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  • 1. Alpha-Woman Defined • Busy • Involved, juggling responsibilities (work, home, school, social) • Active participant in a community of friends/family/collegues/neighbors • Busy • Passionate about their families and memory keeping/caching • Seeks out quality lifestyle brands • Busy • Creative, proactive, savvy in the use of digital photography • Willing to spend more money/time for something well designed • Busy • Cultural influencer, in the know, “turns other people on to things” • Coordinator, motivator, scheduler, igniter • Busy! 2
  • 2. The Mom Market • In order to best appreciate the power of mothers as consumers, simply visit a popular park in your town. Within minutes of sitting next to a sandbox you’ll hear mothers compare health coverage, gather input on baby foods, critique the hottest family vacation destinations, and utter their two cents on the latest political race. • Their toddlers (Oshkosh overalls, Vans shoes, or Old Navy t-shirts) play nearby. Lined along the sidewalk is an assortment of Peg Perego and Bugaboo strollers, and Little Tikes riding toys. All an example of the spending power of mothers. • From the diapers on their babies, to the organic chicken they serve for dinner, to the minivans that line the parking lot, moms spend money and, thankfully for consumer marketers, moms love to talk about where they spend it. In no other segment of consumers is word of mouth more powerful. • Mothers love to talk, compare, and share. If you’ve won the admiration of a mother, you can be assured she’ll spread the word. 3
  • 3. Understanding The Mom Market Mom's Money • According to the U.S. Department of Agriculture, an average-income family will spend $165,630 on a child by the time the child reaches eighteen years of age. (U.S. Department of Agriculture, Expenditures on Children by Families, Washington, D.C.: GPO, June 2001.) • As a group U.S. women constitute the number three market in the world, with their collective buying power exceeding the economy of Japan. (Connie Glaser, “The Women’s Market Rules,” Competitive Edge, 2001 • Eighty percent of all checks written in the United States are signed by women. (Faith Popcorn, EVEolution: Understand Women: Eight Essential Truths That Work in Your Business and Life, ( Dimensions, 2001.) Working Mothers • By 2005, the percentage of women in the labor force is projected to rise to 61.7 percent, while the number of men in the workforce will decline from 74.9 to 72.9 percent. [9to5 2000] • Regardless of their employment status, almost nine in ten women (88 percent) agree that they are responsible for taking care of the people in their families, and 94 percent say that they feel very or somewhat valued by family and friends for fulfilling responsibilities at home. [Whirlpool 1995] 4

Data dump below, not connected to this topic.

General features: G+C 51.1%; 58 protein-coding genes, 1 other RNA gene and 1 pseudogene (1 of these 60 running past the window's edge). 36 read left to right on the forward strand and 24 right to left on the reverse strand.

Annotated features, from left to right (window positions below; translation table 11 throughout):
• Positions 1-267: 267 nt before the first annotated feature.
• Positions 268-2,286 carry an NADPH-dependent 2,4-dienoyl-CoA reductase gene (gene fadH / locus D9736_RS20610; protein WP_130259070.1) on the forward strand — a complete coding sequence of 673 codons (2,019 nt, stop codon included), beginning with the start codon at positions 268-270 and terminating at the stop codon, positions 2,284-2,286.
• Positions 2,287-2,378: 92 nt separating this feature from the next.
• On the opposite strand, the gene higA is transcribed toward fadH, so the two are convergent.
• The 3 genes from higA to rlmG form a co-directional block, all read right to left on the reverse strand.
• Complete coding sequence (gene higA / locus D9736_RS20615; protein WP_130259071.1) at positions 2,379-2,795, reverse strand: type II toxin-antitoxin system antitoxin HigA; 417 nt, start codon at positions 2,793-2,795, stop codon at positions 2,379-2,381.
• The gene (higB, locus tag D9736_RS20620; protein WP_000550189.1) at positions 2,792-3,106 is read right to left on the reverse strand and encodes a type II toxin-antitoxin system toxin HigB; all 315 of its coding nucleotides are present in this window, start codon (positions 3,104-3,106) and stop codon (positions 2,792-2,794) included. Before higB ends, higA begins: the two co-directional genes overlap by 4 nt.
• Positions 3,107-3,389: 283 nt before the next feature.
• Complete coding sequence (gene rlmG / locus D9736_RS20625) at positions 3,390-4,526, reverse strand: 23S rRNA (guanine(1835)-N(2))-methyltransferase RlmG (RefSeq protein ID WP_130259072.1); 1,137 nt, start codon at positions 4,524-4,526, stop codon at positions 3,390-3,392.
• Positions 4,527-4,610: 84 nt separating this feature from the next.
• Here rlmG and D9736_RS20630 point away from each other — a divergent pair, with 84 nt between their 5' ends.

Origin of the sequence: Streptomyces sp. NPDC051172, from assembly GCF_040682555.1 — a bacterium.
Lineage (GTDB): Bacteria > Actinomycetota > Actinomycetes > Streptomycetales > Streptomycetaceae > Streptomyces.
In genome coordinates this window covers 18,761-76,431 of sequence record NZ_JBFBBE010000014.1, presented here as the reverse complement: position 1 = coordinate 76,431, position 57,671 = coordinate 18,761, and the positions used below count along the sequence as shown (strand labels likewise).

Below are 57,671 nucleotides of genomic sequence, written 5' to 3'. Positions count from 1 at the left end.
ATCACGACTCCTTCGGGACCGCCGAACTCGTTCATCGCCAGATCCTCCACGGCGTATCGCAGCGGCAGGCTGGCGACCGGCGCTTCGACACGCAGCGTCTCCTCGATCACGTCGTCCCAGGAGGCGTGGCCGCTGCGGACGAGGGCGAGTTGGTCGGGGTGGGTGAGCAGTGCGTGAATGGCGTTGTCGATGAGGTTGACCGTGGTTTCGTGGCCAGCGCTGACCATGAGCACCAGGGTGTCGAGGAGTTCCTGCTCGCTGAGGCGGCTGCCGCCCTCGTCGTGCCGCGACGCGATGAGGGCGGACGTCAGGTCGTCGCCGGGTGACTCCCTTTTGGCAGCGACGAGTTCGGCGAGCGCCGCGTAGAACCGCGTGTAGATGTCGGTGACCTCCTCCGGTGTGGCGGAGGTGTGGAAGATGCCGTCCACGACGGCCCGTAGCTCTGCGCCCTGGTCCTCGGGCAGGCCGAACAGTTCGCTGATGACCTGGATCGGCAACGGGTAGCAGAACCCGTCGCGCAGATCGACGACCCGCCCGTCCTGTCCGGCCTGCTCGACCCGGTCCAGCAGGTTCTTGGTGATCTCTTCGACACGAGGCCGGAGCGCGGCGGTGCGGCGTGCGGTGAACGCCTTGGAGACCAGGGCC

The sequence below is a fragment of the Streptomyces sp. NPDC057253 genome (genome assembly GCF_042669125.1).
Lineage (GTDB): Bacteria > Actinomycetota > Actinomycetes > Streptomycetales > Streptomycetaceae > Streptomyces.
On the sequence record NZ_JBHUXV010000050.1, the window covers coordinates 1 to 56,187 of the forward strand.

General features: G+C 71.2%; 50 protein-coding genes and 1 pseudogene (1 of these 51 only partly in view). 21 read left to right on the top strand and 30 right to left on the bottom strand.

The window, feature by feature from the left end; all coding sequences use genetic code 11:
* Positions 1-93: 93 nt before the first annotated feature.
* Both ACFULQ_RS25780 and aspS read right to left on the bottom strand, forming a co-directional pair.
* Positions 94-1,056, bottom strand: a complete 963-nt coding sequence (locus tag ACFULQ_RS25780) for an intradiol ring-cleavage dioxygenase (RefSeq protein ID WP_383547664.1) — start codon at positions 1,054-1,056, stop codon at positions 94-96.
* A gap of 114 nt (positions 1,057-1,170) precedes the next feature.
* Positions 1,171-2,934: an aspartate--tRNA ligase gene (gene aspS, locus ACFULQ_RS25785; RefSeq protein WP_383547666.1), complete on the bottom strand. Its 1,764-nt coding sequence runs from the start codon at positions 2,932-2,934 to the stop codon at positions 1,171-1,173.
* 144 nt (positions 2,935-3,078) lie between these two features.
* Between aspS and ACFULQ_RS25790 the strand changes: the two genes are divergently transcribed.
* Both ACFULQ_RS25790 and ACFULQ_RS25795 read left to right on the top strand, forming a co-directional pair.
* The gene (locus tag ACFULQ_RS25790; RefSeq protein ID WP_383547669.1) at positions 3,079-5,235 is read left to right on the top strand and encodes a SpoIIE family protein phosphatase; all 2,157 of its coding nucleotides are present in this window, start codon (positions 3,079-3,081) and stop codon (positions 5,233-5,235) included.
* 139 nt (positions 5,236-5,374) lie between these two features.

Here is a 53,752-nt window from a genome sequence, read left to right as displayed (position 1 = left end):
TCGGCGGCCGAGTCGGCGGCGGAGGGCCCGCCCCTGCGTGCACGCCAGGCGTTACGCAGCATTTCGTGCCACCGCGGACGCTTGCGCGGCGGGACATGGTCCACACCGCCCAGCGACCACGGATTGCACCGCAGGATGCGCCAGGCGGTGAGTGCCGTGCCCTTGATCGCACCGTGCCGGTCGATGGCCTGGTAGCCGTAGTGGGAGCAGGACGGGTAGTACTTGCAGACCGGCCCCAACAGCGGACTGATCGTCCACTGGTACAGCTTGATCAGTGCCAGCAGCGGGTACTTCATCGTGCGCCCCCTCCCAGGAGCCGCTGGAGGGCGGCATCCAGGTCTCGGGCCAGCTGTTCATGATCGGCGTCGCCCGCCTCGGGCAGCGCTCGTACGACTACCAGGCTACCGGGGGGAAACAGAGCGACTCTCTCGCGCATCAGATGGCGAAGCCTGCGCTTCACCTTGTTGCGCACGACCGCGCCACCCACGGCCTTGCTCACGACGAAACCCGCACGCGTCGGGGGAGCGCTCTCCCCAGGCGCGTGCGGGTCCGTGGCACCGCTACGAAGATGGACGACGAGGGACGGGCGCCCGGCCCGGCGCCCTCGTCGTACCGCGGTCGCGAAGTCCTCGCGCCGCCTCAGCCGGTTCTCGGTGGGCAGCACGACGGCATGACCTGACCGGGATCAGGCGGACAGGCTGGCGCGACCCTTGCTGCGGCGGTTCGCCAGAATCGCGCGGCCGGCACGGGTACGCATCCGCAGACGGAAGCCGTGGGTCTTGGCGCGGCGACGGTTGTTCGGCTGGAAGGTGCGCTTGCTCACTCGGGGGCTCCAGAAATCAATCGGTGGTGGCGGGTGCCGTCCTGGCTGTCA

• 4. How to Reach The Mom Market Brands spend billions every year to capture attention of the mom market, but 70% of mothers feel companies are not doing a good job at speaking to them. So what works? • Word of Mouth Word of mouth is the strongest form of marketing within the mom market. Fifty-five percent of mothers say they rely on recommendations when making purchases for the home. The number jumps to 64% when it comes to buying a product for their child. • Online Moms are online seeking information and spending money on the Internet. Seventy-one percent of mothers said they were very likely to use the Internet for product information, advice or general information. Only 6 % of moms say they have never purchased a product online. 5